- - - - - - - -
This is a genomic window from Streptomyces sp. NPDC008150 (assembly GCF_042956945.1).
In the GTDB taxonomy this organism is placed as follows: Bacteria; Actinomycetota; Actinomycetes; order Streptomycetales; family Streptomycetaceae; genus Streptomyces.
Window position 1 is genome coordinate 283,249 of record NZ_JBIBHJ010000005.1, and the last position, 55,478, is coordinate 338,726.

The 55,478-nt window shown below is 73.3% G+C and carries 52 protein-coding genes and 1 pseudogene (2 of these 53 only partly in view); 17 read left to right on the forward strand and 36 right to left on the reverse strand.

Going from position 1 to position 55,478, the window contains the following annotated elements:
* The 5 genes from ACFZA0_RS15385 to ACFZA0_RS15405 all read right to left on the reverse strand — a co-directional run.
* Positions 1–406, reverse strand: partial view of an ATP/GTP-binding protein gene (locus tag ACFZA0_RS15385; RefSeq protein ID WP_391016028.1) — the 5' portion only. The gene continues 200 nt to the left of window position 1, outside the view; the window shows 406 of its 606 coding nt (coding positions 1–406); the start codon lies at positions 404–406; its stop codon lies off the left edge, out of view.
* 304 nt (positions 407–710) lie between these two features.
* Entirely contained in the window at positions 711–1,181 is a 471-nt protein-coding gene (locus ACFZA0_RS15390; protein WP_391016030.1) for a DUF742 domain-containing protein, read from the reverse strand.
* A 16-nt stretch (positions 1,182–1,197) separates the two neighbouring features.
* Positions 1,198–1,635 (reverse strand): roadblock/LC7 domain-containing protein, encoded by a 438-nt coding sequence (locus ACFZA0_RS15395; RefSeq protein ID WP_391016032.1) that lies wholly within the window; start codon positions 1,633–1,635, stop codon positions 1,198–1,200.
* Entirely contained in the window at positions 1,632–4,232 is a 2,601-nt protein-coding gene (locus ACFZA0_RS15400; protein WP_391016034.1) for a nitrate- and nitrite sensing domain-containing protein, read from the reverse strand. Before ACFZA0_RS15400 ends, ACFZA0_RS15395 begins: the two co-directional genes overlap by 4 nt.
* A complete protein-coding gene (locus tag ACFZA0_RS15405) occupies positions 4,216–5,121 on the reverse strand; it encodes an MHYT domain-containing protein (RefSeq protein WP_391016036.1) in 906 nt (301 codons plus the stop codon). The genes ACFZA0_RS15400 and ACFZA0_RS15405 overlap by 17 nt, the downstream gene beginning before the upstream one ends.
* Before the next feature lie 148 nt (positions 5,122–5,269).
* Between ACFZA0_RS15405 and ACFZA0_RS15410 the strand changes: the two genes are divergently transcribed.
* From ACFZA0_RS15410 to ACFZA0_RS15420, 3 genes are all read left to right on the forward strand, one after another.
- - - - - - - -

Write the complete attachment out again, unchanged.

This is a genomic window from Streptomyces sp. NPDC008150 (assembly GCF_042956945.1).
In the GTDB taxonomy this organism is placed as follows: Bacteria; Actinomycetota; Actinomycetes; order Streptomycetales; family Streptomycetaceae; genus Streptomyces.
Window position 1 is genome coordinate 283,249 of record NZ_JBIBHJ010000005.1, and the last position, 55,478, is coordinate 338,726.

The 55,478-nt window shown below is 73.3% G+C and carries 52 protein-coding genes and 1 pseudogene (2 of these 53 only partly in view); 17 read left to right on the forward strand and 36 right to left on the reverse strand.

Going from position 1 to position 55,478, the window contains the following annotated elements:
* The 5 genes from ACFZA0_RS15385 to ACFZA0_RS15405 all read right to left on the reverse strand — a co-directional run.
* Positions 1–406, reverse strand: partial view of an ATP/GTP-binding protein gene (locus tag ACFZA0_RS15385; RefSeq protein ID WP_391016028.1) — the 5' portion only. The gene continues 200 nt to the left of window position 1, outside the view; the window shows 406 of its 606 coding nt (coding positions 1–406); the start codon lies at positions 404–406; its stop codon lies off the left edge, out of view.
* 304 nt (positions 407–710) lie between these two features.
* Entirely contained in the window at positions 711–1,181 is a 471-nt protein-coding gene (locus ACFZA0_RS15390; protein WP_391016030.1) for a DUF742 domain-containing protein, read from the reverse strand.
* A 16-nt stretch (positions 1,182–1,197) separates the two neighbouring features.
* Positions 1,198–1,635 (reverse strand): roadblock/LC7 domain-containing protein, encoded by a 438-nt coding sequence (locus ACFZA0_RS15395; RefSeq protein ID WP_391016032.1) that lies wholly within the window; start codon positions 1,633–1,635, stop codon positions 1,198–1,200.
* Entirely contained in the window at positions 1,632–4,232 is a 2,601-nt protein-coding gene (locus ACFZA0_RS15400; protein WP_391016034.1) for a nitrate- and nitrite sensing domain-containing protein, read from the reverse strand. Before ACFZA0_RS15400 ends, ACFZA0_RS15395 begins: the two co-directional genes overlap by 4 nt.
* A complete protein-coding gene (locus tag ACFZA0_RS15405) occupies positions 4,216–5,121 on the reverse strand; it encodes an MHYT domain-containing protein (RefSeq protein WP_391016036.1) in 906 nt (301 codons plus the stop codon). The genes ACFZA0_RS15400 and ACFZA0_RS15405 overlap by 17 nt, the downstream gene beginning before the upstream one ends.
* Before the next feature lie 148 nt (positions 5,122–5,269).
* Between ACFZA0_RS15405 and ACFZA0_RS15410 the strand changes: the two genes are divergently transcribed.
* From ACFZA0_RS15410 to ACFZA0_RS15420, 3 genes are all read left to right on the forward strand, one after another.